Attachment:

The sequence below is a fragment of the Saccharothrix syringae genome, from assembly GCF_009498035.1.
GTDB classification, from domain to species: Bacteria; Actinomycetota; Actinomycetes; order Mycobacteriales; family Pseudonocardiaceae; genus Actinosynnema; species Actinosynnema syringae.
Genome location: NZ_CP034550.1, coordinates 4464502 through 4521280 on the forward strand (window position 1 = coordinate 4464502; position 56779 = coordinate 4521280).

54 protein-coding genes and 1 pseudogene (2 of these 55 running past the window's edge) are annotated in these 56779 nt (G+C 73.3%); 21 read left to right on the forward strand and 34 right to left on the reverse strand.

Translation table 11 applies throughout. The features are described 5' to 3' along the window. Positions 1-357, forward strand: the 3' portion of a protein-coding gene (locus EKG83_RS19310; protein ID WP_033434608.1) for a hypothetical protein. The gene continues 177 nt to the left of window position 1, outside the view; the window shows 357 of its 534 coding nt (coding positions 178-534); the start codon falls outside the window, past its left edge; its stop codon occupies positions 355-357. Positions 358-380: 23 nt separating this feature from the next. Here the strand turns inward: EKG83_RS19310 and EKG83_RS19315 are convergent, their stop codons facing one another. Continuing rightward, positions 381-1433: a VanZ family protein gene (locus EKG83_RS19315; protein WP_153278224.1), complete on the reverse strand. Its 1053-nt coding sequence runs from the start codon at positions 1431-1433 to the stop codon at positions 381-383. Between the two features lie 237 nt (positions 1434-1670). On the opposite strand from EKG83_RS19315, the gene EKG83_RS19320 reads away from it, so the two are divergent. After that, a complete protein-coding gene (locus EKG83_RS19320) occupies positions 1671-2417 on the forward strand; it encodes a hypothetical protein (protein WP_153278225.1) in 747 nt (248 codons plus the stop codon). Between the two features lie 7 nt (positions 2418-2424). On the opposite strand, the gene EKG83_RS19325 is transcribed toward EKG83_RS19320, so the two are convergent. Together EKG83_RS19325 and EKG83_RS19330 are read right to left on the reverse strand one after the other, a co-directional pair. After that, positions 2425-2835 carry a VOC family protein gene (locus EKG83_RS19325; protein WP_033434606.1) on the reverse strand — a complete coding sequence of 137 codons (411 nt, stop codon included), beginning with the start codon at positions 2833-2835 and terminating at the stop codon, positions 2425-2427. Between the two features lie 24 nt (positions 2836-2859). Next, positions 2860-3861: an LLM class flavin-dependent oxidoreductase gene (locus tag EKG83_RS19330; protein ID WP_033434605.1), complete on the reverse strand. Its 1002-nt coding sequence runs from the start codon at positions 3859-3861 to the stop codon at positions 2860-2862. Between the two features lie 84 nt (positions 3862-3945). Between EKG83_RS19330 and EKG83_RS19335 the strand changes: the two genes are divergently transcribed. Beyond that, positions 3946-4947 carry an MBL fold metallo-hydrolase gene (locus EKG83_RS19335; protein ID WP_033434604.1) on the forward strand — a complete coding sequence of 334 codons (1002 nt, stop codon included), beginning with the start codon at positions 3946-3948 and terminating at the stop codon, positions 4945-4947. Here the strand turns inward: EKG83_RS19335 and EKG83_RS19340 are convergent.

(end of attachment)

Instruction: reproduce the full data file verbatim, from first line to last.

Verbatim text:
The sequence below is a fragment of the Saccharothrix syringae genome, from assembly GCF_009498035.1.
GTDB classification, from domain to species: Bacteria; Actinomycetota; Actinomycetes; order Mycobacteriales; family Pseudonocardiaceae; genus Actinosynnema; species Actinosynnema syringae.
Genome location: NZ_CP034550.1, coordinates 4464502 through 4521280 on the forward strand (window position 1 = coordinate 4464502; position 56779 = coordinate 4521280).

54 protein-coding genes and 1 pseudogene (2 of these 55 running past the window's edge) are annotated in these 56779 nt (G+C 73.3%); 21 read left to right on the forward strand and 34 right to left on the reverse strand.

Translation table 11 applies throughout. The features are described 5' to 3' along the window. Positions 1-357, forward strand: the 3' portion of a protein-coding gene (locus EKG83_RS19310; protein ID WP_033434608.1) for a hypothetical protein. The gene continues 177 nt to the left of window position 1, outside the view; the window shows 357 of its 534 coding nt (coding positions 178-534); the start codon falls outside the window, past its left edge; its stop codon occupies positions 355-357. Positions 358-380: 23 nt separating this feature from the next. Here the strand turns inward: EKG83_RS19310 and EKG83_RS19315 are convergent, their stop codons facing one another. Continuing rightward, positions 381-1433: a VanZ family protein gene (locus EKG83_RS19315; protein WP_153278224.1), complete on the reverse strand. Its 1053-nt coding sequence runs from the start codon at positions 1431-1433 to the stop codon at positions 381-383. Between the two features lie 237 nt (positions 1434-1670). On the opposite strand from EKG83_RS19315, the gene EKG83_RS19320 reads away from it, so the two are divergent. After that, a complete protein-coding gene (locus EKG83_RS19320) occupies positions 1671-2417 on the forward strand; it encodes a hypothetical protein (protein WP_153278225.1) in 747 nt (248 codons plus the stop codon). Between the two features lie 7 nt (positions 2418-2424). On the opposite strand, the gene EKG83_RS19325 is transcribed toward EKG83_RS19320, so the two are convergent. Together EKG83_RS19325 and EKG83_RS19330 are read right to left on the reverse strand one after the other, a co-directional pair. After that, positions 2425-2835 carry a VOC family protein gene (locus EKG83_RS19325; protein WP_033434606.1) on the reverse strand — a complete coding sequence of 137 codons (411 nt, stop codon included), beginning with the start codon at positions 2833-2835 and terminating at the stop codon, positions 2425-2427. Between the two features lie 24 nt (positions 2836-2859). Next, positions 2860-3861: an LLM class flavin-dependent oxidoreductase gene (locus tag EKG83_RS19330; protein ID WP_033434605.1), complete on the reverse strand. Its 1002-nt coding sequence runs from the start codon at positions 3859-3861 to the stop codon at positions 2860-2862. Between the two features lie 84 nt (positions 3862-3945). Between EKG83_RS19330 and EKG83_RS19335 the strand changes: the two genes are divergently transcribed. Beyond that, positions 3946-4947 carry an MBL fold metallo-hydrolase gene (locus EKG83_RS19335; protein ID WP_033434604.1) on the forward strand — a complete coding sequence of 334 codons (1002 nt, stop codon included), beginning with the start codon at positions 3946-3948 and terminating at the stop codon, positions 4945-4947. Here the strand turns inward: EKG83_RS19335 and EKG83_RS19340 are convergent.